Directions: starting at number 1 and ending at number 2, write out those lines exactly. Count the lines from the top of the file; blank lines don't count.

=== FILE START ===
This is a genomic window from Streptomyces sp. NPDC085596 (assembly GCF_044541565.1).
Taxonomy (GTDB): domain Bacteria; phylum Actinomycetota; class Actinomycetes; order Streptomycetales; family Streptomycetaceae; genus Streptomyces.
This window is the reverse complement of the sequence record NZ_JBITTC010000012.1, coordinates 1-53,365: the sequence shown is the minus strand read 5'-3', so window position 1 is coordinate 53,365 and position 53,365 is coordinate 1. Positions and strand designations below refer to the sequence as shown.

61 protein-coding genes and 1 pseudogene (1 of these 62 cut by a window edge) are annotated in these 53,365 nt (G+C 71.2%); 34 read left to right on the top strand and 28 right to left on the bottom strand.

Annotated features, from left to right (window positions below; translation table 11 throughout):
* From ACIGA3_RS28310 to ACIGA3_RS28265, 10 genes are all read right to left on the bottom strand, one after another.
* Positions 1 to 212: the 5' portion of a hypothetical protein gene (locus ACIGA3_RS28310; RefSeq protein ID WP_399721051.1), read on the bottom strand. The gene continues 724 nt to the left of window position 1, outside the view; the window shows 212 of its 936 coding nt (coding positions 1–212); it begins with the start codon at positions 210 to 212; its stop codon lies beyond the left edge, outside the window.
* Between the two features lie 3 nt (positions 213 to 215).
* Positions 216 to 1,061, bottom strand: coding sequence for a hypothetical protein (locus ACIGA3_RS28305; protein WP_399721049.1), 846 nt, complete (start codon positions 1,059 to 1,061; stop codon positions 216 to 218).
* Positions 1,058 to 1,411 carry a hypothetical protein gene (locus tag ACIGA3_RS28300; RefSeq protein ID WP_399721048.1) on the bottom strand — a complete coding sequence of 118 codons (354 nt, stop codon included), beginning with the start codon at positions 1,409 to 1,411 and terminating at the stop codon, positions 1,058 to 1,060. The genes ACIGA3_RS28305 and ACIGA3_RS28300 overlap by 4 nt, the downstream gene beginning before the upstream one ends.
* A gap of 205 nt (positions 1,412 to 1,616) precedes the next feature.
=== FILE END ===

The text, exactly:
This is a genomic window from Streptomyces sp. NPDC085596 (assembly GCF_044541565.1).
Taxonomy (GTDB): domain Bacteria; phylum Actinomycetota; class Actinomycetes; order Streptomycetales; family Streptomycetaceae; genus Streptomyces.